Aerial fire fighter large final
Aerial fire fighter large final

Insider Guide: managing fire from the skies

14 Apr. 2016 3 min read

Go behind the scenes to discover the unique jobs and passionate people that care for South Australia’s environment.

Rob Laver – Fire Management Officer – Operational Capacity

How would you describe your job to someone at a BBQ?

I am a Fire Management Officer focusing on Operational Capacity for the Department of Environment, Water and Natural Resources and my role includes undertaking fire-related activities such as prescribed burning and responding to bushfires during summer.

The Operational Capacity part of my role means that I also look after the coordination of machinery, equipment and aircraft to ensure efficient delivery of fire management operations. I also provide advice on strategies that help with the Prescribed Burn program and bushfire response.

How did you get into this line of work?

After two years of driving around Australia in a Kombi in the mid 90s I became aware of my passion for the outdoors. So when I returned to Adelaide the decision to enrol at the University of South Australia to undertake Conservation and Park Management as a mature age student wasn’t a hard one.

After I graduated I was lucky enough to land a ranger position in the Mallee which was the foundation of things to come.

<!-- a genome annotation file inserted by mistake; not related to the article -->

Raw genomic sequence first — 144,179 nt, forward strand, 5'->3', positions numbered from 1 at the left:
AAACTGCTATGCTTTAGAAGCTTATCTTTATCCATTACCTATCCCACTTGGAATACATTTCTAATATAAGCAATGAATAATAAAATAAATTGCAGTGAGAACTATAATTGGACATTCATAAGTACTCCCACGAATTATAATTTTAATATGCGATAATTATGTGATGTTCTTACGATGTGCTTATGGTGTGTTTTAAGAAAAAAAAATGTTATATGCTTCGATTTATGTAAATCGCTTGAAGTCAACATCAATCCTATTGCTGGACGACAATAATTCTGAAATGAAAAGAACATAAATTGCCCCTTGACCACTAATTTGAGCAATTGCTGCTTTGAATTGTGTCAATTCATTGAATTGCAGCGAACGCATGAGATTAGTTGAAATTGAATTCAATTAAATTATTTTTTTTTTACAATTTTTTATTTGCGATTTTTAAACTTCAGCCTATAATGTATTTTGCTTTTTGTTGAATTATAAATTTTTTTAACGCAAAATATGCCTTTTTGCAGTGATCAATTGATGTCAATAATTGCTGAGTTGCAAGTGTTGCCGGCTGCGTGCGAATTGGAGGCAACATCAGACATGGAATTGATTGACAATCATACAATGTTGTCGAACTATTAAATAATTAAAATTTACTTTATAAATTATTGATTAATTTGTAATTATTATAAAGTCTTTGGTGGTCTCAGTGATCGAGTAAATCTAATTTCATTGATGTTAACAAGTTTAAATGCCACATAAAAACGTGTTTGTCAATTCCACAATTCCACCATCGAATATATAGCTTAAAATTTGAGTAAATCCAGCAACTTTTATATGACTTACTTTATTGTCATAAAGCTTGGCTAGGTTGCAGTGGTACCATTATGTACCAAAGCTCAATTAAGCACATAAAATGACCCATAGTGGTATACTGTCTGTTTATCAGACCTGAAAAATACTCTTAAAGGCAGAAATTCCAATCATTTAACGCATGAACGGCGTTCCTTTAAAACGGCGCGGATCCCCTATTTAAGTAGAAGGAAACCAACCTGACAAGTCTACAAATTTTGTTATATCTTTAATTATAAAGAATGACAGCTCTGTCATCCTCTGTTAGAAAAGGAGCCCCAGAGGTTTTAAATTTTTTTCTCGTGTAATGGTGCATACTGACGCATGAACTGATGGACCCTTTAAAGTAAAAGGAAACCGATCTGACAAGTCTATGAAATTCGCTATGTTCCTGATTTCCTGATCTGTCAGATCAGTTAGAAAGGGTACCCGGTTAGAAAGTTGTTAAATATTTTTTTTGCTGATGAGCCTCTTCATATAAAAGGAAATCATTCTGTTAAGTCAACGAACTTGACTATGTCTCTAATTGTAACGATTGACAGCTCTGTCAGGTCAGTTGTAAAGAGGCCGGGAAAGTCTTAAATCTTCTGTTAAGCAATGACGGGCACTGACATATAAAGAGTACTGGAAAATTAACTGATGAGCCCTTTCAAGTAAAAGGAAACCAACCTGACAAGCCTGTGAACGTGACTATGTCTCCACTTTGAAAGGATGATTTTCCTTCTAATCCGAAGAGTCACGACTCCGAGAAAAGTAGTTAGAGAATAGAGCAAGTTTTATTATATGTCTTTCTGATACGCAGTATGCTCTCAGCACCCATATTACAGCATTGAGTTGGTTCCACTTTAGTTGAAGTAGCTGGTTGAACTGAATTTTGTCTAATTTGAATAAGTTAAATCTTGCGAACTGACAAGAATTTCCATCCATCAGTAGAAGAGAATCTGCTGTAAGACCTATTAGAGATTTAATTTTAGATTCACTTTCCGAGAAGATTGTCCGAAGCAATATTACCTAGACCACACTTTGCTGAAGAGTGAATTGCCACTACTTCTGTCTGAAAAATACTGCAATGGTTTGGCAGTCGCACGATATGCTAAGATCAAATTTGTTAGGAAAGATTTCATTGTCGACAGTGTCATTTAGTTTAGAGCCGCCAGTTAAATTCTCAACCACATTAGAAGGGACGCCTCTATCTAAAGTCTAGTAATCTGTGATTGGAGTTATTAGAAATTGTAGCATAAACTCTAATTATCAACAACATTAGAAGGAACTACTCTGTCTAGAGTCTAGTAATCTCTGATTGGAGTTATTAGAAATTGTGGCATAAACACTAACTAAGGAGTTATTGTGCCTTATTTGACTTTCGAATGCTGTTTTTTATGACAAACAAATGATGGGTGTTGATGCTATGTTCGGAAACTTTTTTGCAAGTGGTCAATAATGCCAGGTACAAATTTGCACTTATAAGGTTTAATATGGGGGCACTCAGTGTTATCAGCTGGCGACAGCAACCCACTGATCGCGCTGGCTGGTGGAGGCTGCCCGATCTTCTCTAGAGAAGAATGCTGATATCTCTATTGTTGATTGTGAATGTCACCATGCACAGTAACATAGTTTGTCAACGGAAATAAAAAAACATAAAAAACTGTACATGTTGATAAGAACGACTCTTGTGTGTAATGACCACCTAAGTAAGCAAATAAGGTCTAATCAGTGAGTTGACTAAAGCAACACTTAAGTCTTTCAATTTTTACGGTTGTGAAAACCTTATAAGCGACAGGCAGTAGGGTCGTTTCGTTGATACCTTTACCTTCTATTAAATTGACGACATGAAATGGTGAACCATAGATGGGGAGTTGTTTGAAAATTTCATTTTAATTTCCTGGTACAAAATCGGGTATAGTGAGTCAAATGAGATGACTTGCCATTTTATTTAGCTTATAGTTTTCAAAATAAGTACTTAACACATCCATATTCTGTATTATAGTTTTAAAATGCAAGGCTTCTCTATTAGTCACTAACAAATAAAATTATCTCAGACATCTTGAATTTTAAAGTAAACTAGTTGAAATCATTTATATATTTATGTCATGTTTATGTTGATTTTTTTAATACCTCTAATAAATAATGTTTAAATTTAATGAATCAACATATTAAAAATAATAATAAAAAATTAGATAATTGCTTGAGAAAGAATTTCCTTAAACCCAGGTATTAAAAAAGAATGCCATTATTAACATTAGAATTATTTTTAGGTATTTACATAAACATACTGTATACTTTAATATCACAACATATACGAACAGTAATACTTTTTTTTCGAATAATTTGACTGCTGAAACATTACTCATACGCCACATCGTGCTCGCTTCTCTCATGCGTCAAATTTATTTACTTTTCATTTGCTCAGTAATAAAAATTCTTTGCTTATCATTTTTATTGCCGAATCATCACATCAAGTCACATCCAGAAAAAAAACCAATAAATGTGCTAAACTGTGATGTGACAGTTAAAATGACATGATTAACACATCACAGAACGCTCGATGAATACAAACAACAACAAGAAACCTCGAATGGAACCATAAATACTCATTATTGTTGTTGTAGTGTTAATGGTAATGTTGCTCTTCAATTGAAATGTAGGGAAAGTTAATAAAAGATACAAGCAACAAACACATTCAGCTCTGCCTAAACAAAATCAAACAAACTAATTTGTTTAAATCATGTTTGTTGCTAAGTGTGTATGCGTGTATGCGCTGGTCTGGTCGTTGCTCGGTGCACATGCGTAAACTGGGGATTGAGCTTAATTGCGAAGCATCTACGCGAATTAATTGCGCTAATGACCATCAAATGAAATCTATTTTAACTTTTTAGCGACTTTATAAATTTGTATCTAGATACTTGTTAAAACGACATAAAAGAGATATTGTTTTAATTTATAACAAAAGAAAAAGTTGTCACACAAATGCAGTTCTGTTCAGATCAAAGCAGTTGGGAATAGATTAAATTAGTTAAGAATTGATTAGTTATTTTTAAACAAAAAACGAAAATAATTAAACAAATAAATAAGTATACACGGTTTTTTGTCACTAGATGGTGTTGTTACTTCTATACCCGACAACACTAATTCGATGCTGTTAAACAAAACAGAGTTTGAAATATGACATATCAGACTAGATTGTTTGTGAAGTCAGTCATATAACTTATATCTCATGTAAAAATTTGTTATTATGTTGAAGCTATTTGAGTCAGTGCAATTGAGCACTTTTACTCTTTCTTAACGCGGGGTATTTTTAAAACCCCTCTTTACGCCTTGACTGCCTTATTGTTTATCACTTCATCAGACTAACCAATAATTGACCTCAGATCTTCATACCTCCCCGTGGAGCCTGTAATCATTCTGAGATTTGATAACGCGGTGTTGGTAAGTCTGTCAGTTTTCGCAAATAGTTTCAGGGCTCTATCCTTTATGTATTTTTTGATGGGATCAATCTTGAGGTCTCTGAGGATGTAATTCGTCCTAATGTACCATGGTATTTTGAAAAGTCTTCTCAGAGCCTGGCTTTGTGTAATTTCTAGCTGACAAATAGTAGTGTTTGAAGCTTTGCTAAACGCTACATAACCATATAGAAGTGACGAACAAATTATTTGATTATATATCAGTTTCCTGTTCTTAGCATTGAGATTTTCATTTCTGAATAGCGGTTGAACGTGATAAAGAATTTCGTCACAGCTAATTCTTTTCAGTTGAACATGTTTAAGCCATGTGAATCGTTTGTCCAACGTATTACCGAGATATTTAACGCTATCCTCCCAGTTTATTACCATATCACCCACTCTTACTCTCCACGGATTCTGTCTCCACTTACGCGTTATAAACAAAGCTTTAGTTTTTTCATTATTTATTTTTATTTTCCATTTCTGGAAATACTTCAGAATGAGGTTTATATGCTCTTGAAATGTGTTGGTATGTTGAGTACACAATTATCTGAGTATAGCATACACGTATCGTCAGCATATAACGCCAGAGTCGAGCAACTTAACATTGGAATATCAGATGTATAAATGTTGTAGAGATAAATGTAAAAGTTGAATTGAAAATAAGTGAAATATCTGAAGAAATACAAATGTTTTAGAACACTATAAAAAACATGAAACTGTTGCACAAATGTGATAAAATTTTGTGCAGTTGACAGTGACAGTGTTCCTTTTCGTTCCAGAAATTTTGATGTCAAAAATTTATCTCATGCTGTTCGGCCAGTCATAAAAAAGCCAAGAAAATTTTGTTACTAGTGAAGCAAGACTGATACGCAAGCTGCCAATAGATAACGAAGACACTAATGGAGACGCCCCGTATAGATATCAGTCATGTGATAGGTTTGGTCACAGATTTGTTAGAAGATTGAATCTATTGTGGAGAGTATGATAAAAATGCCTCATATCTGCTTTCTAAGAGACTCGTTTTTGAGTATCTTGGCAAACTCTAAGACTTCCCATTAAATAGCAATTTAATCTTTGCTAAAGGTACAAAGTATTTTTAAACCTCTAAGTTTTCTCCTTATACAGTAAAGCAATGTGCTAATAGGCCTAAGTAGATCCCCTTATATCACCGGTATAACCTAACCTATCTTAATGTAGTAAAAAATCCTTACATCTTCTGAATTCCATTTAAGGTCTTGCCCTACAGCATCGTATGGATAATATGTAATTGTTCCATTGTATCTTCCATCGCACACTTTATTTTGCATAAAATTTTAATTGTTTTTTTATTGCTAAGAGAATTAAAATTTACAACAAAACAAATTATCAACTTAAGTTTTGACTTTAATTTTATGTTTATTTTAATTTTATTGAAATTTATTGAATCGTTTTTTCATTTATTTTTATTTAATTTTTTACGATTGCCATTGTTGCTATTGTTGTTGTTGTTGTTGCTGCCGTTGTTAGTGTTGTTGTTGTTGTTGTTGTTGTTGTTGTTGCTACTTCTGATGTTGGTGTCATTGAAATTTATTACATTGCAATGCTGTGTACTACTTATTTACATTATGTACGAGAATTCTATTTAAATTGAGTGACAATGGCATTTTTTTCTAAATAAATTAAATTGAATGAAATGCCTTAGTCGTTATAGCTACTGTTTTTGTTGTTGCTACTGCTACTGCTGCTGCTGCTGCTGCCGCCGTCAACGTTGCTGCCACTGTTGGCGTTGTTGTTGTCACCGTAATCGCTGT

What do you encounter in a ‘normal’ day on the job?

Every day is a little different which makes coming to work more appealing. This changes with the seasons – for instance, in summer I am on call as an air attack supervisor and aerial observer for the Country Fire Service to respond to fires anywhere around the state.

I am also on call as a State Coordinator which means I coordinate DEW’s capacity to respond to fires on public lands across the entire state.

In autumn and spring I am part of the aerial ignition team that assists with carrying out prescribed burns across the state.

In winter I mostly assist in managing the fire machinery and equipment, along with training our next generation of firefighters.

What’s the most difficult thing you’ve encountered on the job?

The most difficult thing I have endured in the job is witnessing the devastation that bushfires can impose on people’s lives, their homes and the environment, and how this affects the community.

What are your insider tips about the work you do?

My useful tip for undertaking fire suppression or aerial ignition from an aircraft is that you need to have a strong stomach as you are often flying in hot and turbulent conditions, with your head in a map book, which can tend to turn people a bit green around the gills. A packet of Kwells and a sick bag could be useful.

You also need to be able to think on your feet and adapt to different situations as they arise – because they will!

We’re midway through the Autumn Prescribed Burns Season in South Australia. Forthe most up-to-date information on prescribed burns sign up to ourstay informednewsletter or follow@SAEnvirWateron Twitter.


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